16. The tropical Madden-Julian oscillation and the global wind oscillation Authors: Klaus Weickmann and Edward Berry First Published: June 12th , 2008 Abstract: The global wind oscillation (GWO) is a subseasonal phenomenon encompassing the Madden-Julian Oscillation (MJO) and mid-latitude processes like meridional momentum transports and mountain torques. A phase space is defined for the GWO following the approach of Wheeler and Hendon (2004) for the MJO. In contrast to the oscillatory behavior of the MJO, two red noise processes define the GWO. The red noise spectra have variance at periods that bracket the 30-60 day band generally used to define the MJO. The MJO and GWO correlation accounts for 25% of their variance and crossspectra show well-defined phase relations. However, considerable independent variance still exists in the GWO. During MJO and GWO episodes, key events in the circulation and tropical convection derived from composites can be used for monitoring and for evaluating prediction model forecasts, especially for weeks 1-3. A case study during April-May 2007 focuses on the GWO and two ~30 day duration orbits with extreme anomalies in GWO phase space. The MJO phase space projections for the same time were partially driven by mountain torques and meridional transports. The case reveals the tropical-extratropical character of subseasonal events and its role in creating slowly evolving planetary-scale circulation and tropical convection anomalies Link to Paper:
  17. A gentle stroll through EP (Eliassen & Palm) flux theory Author: Oliver Bühler Published: 7th February, 2014 Abstract: The celebrated 1960 paper by Eliassen & Palm (hereafter EP) put on record several brilliant discoveries in the theory of linear waves on shear flows for rotating stratified fluid systems. These discoveries opened up a new perspective on linear wave dynamics in the atmosphere and on the nascent theory of nonlinear interactions between the waves and the mean flow. Arguably, the most important discovery was that of their eponymous wave activity flux vector in the meridional plane and of the conditions under which this important flux was non-divergent. In this short paper we will retrace some of the steps of EP and explore how their path-breaking discoveries came to be understood in the light of subsequent theories. Of course, an endeavour like this runs the risk of looking patronizing, if only because of 50 years of hindsight, but this is not intended: it was the power of their original discoveries that inspired five decades of further research, with new results still coming out today. Link to full paper: Direct Link Across to the Original "EP" Paper - "On the Transfer of Energy in Stationary Mountain Waves": Eliassen & Palm 1960 Paper
  18. Relation between variations in the intensity of the zonal circulation of the atmosphere and the displacements of the semi-permanent centers of action Authors: Carl G. Rossby and Collaborators (Journal of Marine Research) Published: 1939 Abstract (not produced - snipped copy of introductory paragraph shown): Link to full paper:
  19. The layer of frictional influence in wind and ocean currents [1935] Authors: Rossby, Carl-Gustaf and Montgomery, Raymond B. Published: April, 1935 Abstract: The purpose of the present paper is to analyse, in a reasonably comprehensive fashion,the principal factors controlling the mean state of turbulence and hence the mean velocity distribution in wind and ocean currents near the surface. The plan of the investigation is theoretical but efforts have been made to check each major step or result through an analysis of available measurements. The comparison of theory and observations is made diffcult by the fact that in most cases measurements have been arranged without the aid of a working hypothesis concerning the dynamics of the effect studied;thus information is often lacking concerning parameters essential to the interpretation of the data. Link to full paper: 3 No 3.pdf;sequence=1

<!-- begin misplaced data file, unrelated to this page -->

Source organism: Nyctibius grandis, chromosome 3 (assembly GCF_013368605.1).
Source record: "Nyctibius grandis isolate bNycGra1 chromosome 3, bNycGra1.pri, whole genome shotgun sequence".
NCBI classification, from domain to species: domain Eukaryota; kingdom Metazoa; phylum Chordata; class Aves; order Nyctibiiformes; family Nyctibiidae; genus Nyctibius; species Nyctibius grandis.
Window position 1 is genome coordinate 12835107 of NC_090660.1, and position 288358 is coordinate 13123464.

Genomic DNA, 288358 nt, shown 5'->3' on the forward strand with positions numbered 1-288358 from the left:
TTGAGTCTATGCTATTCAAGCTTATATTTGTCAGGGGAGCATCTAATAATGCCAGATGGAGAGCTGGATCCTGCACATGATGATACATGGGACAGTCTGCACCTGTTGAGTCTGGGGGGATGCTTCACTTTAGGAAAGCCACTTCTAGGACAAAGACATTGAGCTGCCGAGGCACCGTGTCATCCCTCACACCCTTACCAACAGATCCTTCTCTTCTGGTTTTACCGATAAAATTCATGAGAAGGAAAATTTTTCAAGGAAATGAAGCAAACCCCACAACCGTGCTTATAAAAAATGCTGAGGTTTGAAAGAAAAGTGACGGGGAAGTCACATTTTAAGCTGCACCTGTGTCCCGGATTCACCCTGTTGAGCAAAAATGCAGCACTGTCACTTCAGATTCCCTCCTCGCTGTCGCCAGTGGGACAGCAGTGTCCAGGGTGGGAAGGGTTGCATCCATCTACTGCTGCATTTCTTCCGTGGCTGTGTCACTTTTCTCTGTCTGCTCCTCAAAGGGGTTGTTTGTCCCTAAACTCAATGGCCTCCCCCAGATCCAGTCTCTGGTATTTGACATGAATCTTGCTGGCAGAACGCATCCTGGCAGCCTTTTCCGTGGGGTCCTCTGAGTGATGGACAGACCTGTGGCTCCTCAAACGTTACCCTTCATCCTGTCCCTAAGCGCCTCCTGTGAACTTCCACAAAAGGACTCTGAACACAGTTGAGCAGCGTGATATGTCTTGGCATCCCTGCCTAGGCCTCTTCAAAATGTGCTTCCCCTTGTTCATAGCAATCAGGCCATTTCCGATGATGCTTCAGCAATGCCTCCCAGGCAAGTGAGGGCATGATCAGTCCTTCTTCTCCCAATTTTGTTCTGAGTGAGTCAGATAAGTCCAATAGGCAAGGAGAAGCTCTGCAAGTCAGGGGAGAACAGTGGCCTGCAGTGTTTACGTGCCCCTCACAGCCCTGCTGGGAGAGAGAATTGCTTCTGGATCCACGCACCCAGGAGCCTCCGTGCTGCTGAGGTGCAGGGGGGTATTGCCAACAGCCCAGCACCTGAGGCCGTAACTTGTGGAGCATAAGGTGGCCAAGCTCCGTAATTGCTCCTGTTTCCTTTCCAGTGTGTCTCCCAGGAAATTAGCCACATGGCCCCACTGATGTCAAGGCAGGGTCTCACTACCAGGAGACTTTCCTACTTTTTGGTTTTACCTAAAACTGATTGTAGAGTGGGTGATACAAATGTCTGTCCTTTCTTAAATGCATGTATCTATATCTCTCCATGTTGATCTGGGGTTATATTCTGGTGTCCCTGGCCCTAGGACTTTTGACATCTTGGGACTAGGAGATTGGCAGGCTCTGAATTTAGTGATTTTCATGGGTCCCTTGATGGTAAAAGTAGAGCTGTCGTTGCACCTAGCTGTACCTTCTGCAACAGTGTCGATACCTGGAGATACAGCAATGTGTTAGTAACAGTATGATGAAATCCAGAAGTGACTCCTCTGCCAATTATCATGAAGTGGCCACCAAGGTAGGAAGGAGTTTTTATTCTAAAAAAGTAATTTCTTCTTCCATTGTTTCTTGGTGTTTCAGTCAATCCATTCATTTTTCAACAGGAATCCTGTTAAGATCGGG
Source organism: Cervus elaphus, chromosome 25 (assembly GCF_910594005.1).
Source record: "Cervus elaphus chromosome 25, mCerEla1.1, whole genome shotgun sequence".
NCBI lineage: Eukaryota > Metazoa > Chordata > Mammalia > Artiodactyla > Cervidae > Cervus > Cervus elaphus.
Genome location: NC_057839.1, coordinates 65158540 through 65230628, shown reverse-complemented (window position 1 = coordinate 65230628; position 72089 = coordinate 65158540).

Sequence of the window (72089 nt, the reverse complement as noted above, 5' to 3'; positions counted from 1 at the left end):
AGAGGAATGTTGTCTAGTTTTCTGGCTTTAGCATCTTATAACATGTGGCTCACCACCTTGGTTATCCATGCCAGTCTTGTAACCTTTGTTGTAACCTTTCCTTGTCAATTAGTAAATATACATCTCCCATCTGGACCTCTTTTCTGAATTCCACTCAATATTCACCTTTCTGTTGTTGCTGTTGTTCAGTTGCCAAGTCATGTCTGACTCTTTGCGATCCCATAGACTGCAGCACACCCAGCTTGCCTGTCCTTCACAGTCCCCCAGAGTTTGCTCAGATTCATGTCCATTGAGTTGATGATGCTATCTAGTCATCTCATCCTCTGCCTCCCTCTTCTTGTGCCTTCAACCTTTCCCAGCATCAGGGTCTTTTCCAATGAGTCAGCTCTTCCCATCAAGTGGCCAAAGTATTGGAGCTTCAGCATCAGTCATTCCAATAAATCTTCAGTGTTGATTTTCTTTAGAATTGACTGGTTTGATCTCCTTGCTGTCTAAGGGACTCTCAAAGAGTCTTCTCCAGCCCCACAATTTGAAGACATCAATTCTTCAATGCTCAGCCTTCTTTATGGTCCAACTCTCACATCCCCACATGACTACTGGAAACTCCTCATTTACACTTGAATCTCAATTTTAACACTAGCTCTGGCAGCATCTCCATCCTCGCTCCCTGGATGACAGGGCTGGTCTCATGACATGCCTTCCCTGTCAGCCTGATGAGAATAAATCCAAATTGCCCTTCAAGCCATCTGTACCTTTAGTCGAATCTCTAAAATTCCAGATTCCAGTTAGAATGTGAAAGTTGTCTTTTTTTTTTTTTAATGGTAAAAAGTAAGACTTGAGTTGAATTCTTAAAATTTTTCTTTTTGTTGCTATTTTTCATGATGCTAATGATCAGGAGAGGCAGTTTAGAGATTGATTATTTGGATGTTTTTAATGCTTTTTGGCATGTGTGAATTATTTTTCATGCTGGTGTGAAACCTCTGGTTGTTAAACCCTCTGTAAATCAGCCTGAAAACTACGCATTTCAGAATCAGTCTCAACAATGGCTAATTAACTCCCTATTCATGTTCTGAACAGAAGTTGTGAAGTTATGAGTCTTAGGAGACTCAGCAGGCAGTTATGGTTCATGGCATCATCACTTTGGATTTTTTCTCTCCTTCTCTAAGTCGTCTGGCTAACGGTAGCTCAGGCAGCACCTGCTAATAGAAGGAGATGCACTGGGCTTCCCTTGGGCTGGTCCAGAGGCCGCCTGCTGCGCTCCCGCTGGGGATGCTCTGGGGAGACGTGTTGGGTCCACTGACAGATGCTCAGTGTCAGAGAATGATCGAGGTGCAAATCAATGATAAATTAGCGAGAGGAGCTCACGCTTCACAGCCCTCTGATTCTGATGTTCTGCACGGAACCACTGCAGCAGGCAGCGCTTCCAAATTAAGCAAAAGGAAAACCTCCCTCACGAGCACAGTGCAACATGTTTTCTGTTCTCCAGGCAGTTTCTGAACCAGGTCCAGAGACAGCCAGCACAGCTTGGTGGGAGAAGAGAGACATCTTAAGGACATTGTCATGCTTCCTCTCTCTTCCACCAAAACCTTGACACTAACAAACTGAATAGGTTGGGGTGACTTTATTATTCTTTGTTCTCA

20. Regional Sources of Mountain Torque Variability and High-Frequency Fluctuations in Atmospheric Angular Momentum Authors: Haig Iskenderian and David A. Salstein First Published: 23rd May, 1997 Abstract: The sources of high-frequency (⩽14 day) fluctuations in global atmospheric angular momentum (AAM) are investigated using several years of surface torque and AAM data. The midlatitude mountain torque associated with the Rockies, Himalayas, and Andes is found to be responsible for much of the high-frequency fluctuations in AAM, whereas the mountain torque in the Tropics and polar regions as well as the friction torque play a much lesser role on these timescales. A maximum in the high-frequency mountain torque variance occurs during the cool season of each hemisphere, though the Northern Hemisphere maximum substantially exceeds that of the Southern. This relationship indicates the seasonal role played by each hemisphere in the high-frequency fluctuations of global AAM. A case study reveals that surface pressure changes near the Rockies and Himalayas produced by mobile synoptic-scale systems as they traversed these mountains contributed to a large fluctuation in mountain torque and a notable high-frequency change in global AAM in mid-March 1996. This event was also marked by a rapid fluctuation in length of day (LOD), independently verifying the direct transfer of angular momentum from the atmosphere to solid earth below. A composite study of the surface pressure patterns present during episodes of high-frequency fluctuations in AAM reveals considerable meridional elongation of the surface pressure systems along the mountain ranges, thus establishing an extensive cross-mountain surface pressure gradient and producing a large torque. The considerable along-mountain extent of these surface pressure systems may help to explain the ability of individual synoptic-scale systems to affect the global AAM. Furthermore, midlatitude synoptic-scale systems tend to be most frequent in the cool season of each hemisphere, consistent with the contemporary maximum in hemispheric high-frequency mountain torque variance. Link to full paper:<1681%3ARSOMTV>2.0.CO%3B2